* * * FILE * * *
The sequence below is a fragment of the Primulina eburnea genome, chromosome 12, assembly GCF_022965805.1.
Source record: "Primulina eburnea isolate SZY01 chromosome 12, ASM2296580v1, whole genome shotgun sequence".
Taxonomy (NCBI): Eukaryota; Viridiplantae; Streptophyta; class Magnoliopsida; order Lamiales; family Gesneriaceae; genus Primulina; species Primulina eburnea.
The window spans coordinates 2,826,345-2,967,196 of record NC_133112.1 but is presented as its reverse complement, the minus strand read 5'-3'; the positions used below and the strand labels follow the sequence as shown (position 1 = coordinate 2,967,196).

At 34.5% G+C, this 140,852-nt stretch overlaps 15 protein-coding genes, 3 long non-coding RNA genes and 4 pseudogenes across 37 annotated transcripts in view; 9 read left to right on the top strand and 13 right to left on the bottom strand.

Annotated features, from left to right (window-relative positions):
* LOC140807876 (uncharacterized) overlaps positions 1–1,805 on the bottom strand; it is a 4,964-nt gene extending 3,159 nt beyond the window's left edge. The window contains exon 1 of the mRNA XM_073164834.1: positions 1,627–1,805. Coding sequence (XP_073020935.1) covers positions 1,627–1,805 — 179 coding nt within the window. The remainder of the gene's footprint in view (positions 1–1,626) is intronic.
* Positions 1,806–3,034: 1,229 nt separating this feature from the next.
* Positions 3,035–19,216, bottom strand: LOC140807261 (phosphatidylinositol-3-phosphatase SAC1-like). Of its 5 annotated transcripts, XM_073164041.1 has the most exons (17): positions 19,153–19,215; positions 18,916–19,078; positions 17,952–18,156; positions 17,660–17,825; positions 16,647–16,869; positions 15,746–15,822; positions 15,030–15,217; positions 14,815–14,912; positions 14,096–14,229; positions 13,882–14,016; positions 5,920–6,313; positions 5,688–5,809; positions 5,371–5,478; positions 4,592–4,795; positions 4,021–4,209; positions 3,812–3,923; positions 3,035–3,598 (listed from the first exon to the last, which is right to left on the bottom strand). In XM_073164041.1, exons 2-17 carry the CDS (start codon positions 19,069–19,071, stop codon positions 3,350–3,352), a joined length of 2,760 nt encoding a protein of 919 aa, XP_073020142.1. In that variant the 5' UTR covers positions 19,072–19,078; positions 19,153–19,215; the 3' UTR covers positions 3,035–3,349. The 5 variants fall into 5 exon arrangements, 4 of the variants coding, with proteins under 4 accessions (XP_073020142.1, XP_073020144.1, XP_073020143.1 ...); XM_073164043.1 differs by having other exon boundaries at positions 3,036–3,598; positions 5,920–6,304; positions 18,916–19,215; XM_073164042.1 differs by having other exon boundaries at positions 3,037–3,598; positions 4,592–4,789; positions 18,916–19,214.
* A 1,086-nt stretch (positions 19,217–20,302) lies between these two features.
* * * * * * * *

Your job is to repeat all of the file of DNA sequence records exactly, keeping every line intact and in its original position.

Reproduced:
The sequence below is a fragment of the Primulina eburnea genome, chromosome 12, assembly GCF_022965805.1.
Source record: "Primulina eburnea isolate SZY01 chromosome 12, ASM2296580v1, whole genome shotgun sequence".
Taxonomy (NCBI): Eukaryota; Viridiplantae; Streptophyta; class Magnoliopsida; order Lamiales; family Gesneriaceae; genus Primulina; species Primulina eburnea.
The window spans coordinates 2,826,345-2,967,196 of record NC_133112.1 but is presented as its reverse complement, the minus strand read 5'-3'; the positions used below and the strand labels follow the sequence as shown (position 1 = coordinate 2,967,196).

At 34.5% G+C, this 140,852-nt stretch overlaps 15 protein-coding genes, 3 long non-coding RNA genes and 4 pseudogenes across 37 annotated transcripts in view; 9 read left to right on the top strand and 13 right to left on the bottom strand.

Annotated features, from left to right (window-relative positions):
* LOC140807876 (uncharacterized) overlaps positions 1–1,805 on the bottom strand; it is a 4,964-nt gene extending 3,159 nt beyond the window's left edge. The window contains exon 1 of the mRNA XM_073164834.1: positions 1,627–1,805. Coding sequence (XP_073020935.1) covers positions 1,627–1,805 — 179 coding nt within the window. The remainder of the gene's footprint in view (positions 1–1,626) is intronic.
* Positions 1,806–3,034: 1,229 nt separating this feature from the next.
* Positions 3,035–19,216, bottom strand: LOC140807261 (phosphatidylinositol-3-phosphatase SAC1-like). Of its 5 annotated transcripts, XM_073164041.1 has the most exons (17): positions 19,153–19,215; positions 18,916–19,078; positions 17,952–18,156; positions 17,660–17,825; positions 16,647–16,869; positions 15,746–15,822; positions 15,030–15,217; positions 14,815–14,912; positions 14,096–14,229; positions 13,882–14,016; positions 5,920–6,313; positions 5,688–5,809; positions 5,371–5,478; positions 4,592–4,795; positions 4,021–4,209; positions 3,812–3,923; positions 3,035–3,598 (listed from the first exon to the last, which is right to left on the bottom strand). In XM_073164041.1, exons 2-17 carry the CDS (start codon positions 19,069–19,071, stop codon positions 3,350–3,352), a joined length of 2,760 nt encoding a protein of 919 aa, XP_073020142.1. In that variant the 5' UTR covers positions 19,072–19,078; positions 19,153–19,215; the 3' UTR covers positions 3,035–3,349. The 5 variants fall into 5 exon arrangements, 4 of the variants coding, with proteins under 4 accessions (XP_073020142.1, XP_073020144.1, XP_073020143.1 ...); XM_073164043.1 differs by having other exon boundaries at positions 3,036–3,598; positions 5,920–6,304; positions 18,916–19,215; XM_073164042.1 differs by having other exon boundaries at positions 3,037–3,598; positions 4,592–4,789; positions 18,916–19,214.
* A 1,086-nt stretch (positions 19,217–20,302) lies between these two features.